There is an eloquent calm in that pocket of time dedicated to just thinking about being able to breathe in and out. Nothing else is important. As I sat next to the chest of drawers that holds the adrenaline injections with the phone lying near me on the floor waiting to be picked up, all I could think about was how easily I normally panic and how calm I can be when I actually have good reason to panic. I’ve been anticipating this moment and in some ways a part of me is always anticipating this moment. I am prepared. I am content with it and it’s no longer something I worry about. There are steps, I follow them and so far, every time, all has been okay.
It starts predictably. I can feel my lungs close up, my chest tighten and at first breathing in is fine, but breathing out is difficult and then breathing in is harder and breathing out feels impossible and then it feels like I am under water again and not breathing at all. I still hold off on the adrenaline shot longer than I should. I have more faith in my trusty blue inhaler than I possibly should. I also have too many moments of almost not being able to breathe and I won’t go down this road unless I absolutely have to. Today, I absolutely have to. I don’t have anything against needles, but stabbing one into my thigh freaks me out. My wrist wobbles too much to be able to inject myself properly and so it’s a mess every time. This time is no exception. My wrist dislocates, the needle sinks in slightly wrong and as I sit there, holding it in place for ten seconds as I should, I’m no longer quite as calm. I count to ten, I pull the needle out, I massage my bleeding thigh that I know will be bleeding for an hour and bruised to hell by tomorrow, but I can breathe a little again and so it’s all good. I go back to using my blue inhaler, keep leaning forward and just sit there shaking, feeling dizzy and now getting anxious. Water is calming and so having lost all common sense, I crawl into a hot shower and when I start throwing up blood the thought occurred that maybe a hot shower was not the best of ideas. Cat comes and sit with his nose pressed up against the window making noise. I crawl out of the shower, grab a towel and curl up, still shaking but breathing.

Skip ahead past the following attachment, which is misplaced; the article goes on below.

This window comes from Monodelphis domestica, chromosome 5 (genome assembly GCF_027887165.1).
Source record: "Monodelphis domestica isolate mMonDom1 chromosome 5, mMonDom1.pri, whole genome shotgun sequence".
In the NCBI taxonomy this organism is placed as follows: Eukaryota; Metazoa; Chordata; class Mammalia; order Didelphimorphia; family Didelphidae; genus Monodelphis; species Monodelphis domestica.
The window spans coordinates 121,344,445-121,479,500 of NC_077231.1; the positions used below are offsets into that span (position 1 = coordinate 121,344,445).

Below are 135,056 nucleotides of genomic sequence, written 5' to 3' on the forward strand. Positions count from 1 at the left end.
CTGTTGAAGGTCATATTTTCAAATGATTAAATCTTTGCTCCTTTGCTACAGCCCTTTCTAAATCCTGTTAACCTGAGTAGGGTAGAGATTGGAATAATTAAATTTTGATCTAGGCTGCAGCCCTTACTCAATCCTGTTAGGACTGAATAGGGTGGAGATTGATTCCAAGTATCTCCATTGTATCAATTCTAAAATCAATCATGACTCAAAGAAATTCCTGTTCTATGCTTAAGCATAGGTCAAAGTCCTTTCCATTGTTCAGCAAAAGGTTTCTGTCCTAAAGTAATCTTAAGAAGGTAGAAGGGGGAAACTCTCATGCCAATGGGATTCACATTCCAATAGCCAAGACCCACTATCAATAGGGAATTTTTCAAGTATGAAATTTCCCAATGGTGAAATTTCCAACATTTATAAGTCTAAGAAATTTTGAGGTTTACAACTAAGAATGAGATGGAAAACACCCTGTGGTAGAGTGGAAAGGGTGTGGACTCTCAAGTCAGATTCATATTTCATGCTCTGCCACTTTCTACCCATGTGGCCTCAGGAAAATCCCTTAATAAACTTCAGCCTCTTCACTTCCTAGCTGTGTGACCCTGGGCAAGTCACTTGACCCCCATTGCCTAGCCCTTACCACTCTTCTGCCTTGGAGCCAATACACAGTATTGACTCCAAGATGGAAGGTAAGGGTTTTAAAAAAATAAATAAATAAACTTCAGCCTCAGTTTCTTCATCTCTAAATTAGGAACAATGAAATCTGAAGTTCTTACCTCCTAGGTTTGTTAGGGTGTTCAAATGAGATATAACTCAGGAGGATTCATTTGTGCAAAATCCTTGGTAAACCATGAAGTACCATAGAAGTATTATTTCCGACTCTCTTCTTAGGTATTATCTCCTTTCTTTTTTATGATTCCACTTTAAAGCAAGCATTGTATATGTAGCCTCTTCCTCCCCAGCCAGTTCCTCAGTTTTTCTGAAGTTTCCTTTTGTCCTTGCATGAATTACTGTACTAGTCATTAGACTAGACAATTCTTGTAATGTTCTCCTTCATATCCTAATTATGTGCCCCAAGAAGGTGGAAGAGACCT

I’d give almost anything not to have those moments. I never think about a cure for EDS, there won’t be one, not for a very long time, if ever. I don’t think about dying any more, you roll the dice and it falls where it will and everybody dies some time so why worry about it? I do think about my life when I’m stuck there, in that moment of calm. I think about how much time I spend being sick and I think about what I do with the time I have left and if what I am doing with it is what I want to be doing with it. Moments repeat themselves and I tire of it. Yesterday was a pretty great day and I knew today would be payback time and that’s okay. I just didn’t know today would also be a bad weather day that would impact severely on my ability to breathe. I don’t mind sitting on the floor just breathing in and out, but I do mind sitting around wasting time that I can never get back.
Life is short, what I do with it should matter. Not necessarily to the world, but to me. Time is precious, it’s not something to while away. I spent all day playing WoW yesterday. Now that was time well spent. Eleven heroics and an Ulduar raid later my hands vehemently disagreed, but somewhere in between the screw-ups and moments of perfection, I realised that I was laughing and being there was more important than being perfect. It’s a lesson I seem to forget easily as I’m always trying so hard to get things right and make things work. I’m miserable today, but rather than putting on a happy face, when my breathing keeps struggling, I log into WoW for a while and friends put the little silver lining back on the cloud. I let Chris take me to bed early and he climbs in behind me because I’ve gotten too tired to keep myself upright and turns on my favourite TV and makes me laugh and keeps saying ‘it’s going to be okay, just relax’, every time my breath catches and I can’t talk. I get tired of being sick. I get upset. I get anxious when everything seems to perpetually go wrong. But then I get unupset. I unwind. I bounce back. Life is what you make it, even when you can’t do anything but sit upright and concentrate on getting as much oxygen into your lungs as possible. I choose what I think about in those times, I choose what attitude I adopt. I can feel miserable because it’s been a really bad day, but at the same time, I can wallow or not. I think not.